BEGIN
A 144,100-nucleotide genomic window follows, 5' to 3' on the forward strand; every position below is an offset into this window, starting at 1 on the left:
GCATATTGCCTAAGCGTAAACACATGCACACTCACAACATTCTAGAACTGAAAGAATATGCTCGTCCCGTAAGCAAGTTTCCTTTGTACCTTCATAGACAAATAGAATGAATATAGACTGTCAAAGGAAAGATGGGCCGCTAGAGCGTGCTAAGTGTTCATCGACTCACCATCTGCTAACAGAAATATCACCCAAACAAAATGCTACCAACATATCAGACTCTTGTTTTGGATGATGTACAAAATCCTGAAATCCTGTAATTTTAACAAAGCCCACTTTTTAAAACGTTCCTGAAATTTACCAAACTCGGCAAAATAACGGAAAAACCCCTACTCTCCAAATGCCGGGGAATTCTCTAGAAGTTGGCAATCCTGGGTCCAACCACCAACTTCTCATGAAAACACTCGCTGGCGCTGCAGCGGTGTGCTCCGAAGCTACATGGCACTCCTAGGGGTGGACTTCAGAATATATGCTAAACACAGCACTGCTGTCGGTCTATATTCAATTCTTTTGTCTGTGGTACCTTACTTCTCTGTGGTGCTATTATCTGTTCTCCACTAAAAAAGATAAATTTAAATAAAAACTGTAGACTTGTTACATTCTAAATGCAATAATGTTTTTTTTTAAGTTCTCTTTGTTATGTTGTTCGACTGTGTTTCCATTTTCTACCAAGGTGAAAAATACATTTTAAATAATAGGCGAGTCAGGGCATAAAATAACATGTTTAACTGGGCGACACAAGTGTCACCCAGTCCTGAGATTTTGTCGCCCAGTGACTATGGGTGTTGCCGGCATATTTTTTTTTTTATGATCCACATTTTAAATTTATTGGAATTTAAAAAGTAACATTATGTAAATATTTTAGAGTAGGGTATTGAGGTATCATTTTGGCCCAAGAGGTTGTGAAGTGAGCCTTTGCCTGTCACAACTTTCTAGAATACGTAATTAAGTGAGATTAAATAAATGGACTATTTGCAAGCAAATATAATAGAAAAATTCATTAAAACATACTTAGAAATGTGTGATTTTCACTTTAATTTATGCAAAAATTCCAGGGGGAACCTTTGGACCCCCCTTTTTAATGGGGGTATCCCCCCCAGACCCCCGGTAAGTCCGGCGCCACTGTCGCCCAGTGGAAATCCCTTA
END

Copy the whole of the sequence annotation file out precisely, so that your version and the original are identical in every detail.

A 144,100-nucleotide genomic window follows, 5' to 3' on the forward strand; every position below is an offset into this window, starting at 1 on the left:
GCATATTGCCTAAGCGTAAACACATGCACACTCACAACATTCTAGAACTGAAAGAATATGCTCGTCCCGTAAGCAAGTTTCCTTTGTACCTTCATAGACAAATAGAATGAATATAGACTGTCAAAGGAAAGATGGGCCGCTAGAGCGTGCTAAGTGTTCATCGACTCACCATCTGCTAACAGAAATATCACCCAAACAAAATGCTACCAACATATCAGACTCTTGTTTTGGATGATGTACAAAATCCTGAAATCCTGTAATTTTAACAAAGCCCACTTTTTAAAACGTTCCTGAAATTTACCAAACTCGGCAAAATAACGGAAAAACCCCTACTCTCCAAATGCCGGGGAATTCTCTAGAAGTTGGCAATCCTGGGTCCAACCACCAACTTCTCATGAAAACACTCGCTGGCGCTGCAGCGGTGTGCTCCGAAGCTACATGGCACTCCTAGGGGTGGACTTCAGAATATATGCTAAACACAGCACTGCTGTCGGTCTATATTCAATTCTTTTGTCTGTGGTACCTTACTTCTCTGTGGTGCTATTATCTGTTCTCCACTAAAAAAGATAAATTTAAATAAAAACTGTAGACTTGTTACATTCTAAATGCAATAATGTTTTTTTTTAAGTTCTCTTTGTTATGTTGTTCGACTGTGTTTCCATTTTCTACCAAGGTGAAAAATACATTTTAAATAATAGGCGAGTCAGGGCATAAAATAACATGTTTAACTGGGCGACACAAGTGTCACCCAGTCCTGAGATTTTGTCGCCCAGTGACTATGGGTGTTGCCGGCATATTTTTTTTTTTATGATCCACATTTTAAATTTATTGGAATTTAAAAAGTAACATTATGTAAATATTTTAGAGTAGGGTATTGAGGTATCATTTTGGCCCAAGAGGTTGTGAAGTGAGCCTTTGCCTGTCACAACTTTCTAGAATACGTAATTAAGTGAGATTAAATAAATGGACTATTTGCAAGCAAATATAATAGAAAAATTCATTAAAACATACTTAGAAATGTGTGATTTTCACTTTAATTTATGCAAAAATTCCAGGGGGAACCTTTGGACCCCCCTTTTTAATGGGGGTATCCCCCCCAGACCCCCGGTAAGTCCGGCGCCACTGTCGCCCAGTGGAAATCCCTTA